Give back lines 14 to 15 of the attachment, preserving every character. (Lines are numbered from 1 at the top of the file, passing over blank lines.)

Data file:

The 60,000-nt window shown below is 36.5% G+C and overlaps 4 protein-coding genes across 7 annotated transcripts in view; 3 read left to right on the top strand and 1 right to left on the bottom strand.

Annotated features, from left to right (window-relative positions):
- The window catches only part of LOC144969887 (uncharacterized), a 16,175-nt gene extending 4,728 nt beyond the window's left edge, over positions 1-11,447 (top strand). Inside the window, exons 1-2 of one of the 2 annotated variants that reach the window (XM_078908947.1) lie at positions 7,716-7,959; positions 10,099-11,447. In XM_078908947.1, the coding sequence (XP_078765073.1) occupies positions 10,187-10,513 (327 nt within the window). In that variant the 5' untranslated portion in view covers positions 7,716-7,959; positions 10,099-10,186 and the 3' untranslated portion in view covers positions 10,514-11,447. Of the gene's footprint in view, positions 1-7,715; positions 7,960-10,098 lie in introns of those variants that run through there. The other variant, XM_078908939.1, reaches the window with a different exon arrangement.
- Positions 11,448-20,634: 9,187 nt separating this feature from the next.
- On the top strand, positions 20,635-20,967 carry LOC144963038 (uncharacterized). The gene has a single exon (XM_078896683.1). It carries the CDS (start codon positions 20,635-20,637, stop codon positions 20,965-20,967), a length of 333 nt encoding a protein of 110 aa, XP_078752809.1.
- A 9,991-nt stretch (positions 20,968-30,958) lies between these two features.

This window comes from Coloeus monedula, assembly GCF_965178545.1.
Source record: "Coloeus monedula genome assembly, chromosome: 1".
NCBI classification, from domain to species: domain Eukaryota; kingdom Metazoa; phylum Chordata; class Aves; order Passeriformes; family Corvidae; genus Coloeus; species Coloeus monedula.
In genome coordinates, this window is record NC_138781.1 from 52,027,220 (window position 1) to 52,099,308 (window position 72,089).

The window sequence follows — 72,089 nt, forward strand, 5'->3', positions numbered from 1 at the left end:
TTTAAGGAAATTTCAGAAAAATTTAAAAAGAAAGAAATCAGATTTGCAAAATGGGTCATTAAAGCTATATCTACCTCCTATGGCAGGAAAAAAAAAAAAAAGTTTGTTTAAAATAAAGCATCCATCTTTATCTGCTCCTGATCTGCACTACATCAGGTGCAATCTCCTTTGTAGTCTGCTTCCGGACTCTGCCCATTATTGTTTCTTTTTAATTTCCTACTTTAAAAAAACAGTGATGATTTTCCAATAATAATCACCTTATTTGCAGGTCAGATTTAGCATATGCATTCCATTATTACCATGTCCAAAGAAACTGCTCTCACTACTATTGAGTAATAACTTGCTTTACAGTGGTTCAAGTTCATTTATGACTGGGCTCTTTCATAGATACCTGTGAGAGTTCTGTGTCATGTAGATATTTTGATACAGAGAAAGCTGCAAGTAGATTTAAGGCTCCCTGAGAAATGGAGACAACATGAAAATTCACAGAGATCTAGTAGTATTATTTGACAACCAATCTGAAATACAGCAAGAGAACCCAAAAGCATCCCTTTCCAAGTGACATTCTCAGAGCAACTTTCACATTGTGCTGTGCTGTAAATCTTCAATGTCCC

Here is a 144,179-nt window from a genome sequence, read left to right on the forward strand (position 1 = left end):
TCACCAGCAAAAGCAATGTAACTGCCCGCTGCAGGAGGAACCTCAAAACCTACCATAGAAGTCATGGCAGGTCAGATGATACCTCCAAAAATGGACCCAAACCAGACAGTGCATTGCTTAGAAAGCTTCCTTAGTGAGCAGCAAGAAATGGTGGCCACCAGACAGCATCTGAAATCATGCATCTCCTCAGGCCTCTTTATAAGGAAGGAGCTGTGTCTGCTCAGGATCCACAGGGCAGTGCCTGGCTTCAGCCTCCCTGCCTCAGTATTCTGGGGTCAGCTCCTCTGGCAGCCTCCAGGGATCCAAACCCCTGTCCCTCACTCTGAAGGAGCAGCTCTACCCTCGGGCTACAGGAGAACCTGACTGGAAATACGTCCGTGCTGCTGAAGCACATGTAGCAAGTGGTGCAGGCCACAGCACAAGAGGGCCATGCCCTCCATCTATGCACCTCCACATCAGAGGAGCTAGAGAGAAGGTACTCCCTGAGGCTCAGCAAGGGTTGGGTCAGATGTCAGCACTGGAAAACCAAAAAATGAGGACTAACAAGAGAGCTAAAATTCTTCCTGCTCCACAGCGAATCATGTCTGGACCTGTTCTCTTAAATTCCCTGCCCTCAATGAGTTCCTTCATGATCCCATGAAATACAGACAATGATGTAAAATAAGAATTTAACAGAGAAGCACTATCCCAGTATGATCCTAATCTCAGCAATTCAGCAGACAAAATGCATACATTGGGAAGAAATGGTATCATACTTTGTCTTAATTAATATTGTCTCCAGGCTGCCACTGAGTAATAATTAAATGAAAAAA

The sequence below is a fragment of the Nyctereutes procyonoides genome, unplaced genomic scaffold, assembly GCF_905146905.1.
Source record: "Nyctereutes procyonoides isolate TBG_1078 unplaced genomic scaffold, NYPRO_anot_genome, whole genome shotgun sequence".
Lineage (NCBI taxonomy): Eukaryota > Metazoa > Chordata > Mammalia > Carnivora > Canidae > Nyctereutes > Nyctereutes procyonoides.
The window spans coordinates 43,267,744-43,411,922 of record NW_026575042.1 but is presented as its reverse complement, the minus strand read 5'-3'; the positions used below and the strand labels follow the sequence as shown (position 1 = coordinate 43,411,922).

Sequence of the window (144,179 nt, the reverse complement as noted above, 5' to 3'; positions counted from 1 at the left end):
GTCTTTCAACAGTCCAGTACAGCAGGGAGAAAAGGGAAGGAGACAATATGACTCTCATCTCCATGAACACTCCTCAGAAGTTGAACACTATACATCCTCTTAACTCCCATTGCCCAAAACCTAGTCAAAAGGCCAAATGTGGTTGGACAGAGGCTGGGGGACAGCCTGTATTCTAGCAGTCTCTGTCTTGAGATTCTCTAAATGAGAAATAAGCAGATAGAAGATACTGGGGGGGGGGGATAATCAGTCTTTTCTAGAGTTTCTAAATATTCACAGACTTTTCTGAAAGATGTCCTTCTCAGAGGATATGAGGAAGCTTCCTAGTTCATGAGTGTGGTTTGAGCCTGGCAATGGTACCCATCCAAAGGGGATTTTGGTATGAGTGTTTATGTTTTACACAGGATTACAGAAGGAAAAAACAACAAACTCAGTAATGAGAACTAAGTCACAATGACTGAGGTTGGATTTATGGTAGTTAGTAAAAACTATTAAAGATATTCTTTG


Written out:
TCACCAGCAAAAGCAATGTAACTGCCCGCTGCAGGAGGAACCTCAAAACCTACCATAGAAGTCATGGCAGGTCAGATGATACCTCCAAAAATGGACCCAAACCAGACAGTGCATTGCTTAGAAAGCTTCCTTAGTGAGCAGCAAGAAATGGTGGCCACCAGACAGCATCTGAAATCATGCATCTCCTCAGGCCTCTTTATAAGGAAGGAGCTGTGTCTGCTCAGGATCCACAGGGCAGTGCCTGGCTTCAGCCTCCCTGCCTCAGTATTCTGGGGTCAGCTCCTCTGGCAGCCTCCAGGGATCCAAACCCCTGTCCCTCACTCTGAAGGAGCAGCTCTACCCTCGGGCTACAGGAGAACCTGACTGGAAATACGTCCGTGCTGCTGAAGCACATGTAGCAAGTGGTGCAGGCCACAGCACAAGAGGGCCATGCCCTCCATCTATGCACCTCCACATCAGAGGAGCTAGAGAGAAGGTACTCCCTGAGGCTCAGCAAGGGTTGGGTCAGATGTCAGCACTGGAAAACCAAAAAATGAGGACTAACAAGAGAGCTAAAATTCTTCCTGCTCCACAGCGAATCATGTCTGGACCTGTTCTCTTAAATTCCCTGCCCTCAATGAGTTCCTTCATGATCCCATGAAATACAGACAATGATGTAAAATAAGAATTTAACAGAGAAGCACTATCCCAGTATGATCCTAATCTCAGCAATTCAGCAGACAAAATGCATACATTGGGAAGAAATGGTATCATACTTTGTCTTAATTAATATTGTCTCCAGGCTGCCACTGAGTAATAATTAAATGAAAAAA

The sequence below is a fragment of the Nyctereutes procyonoides genome, unplaced genomic scaffold, assembly GCF_905146905.1.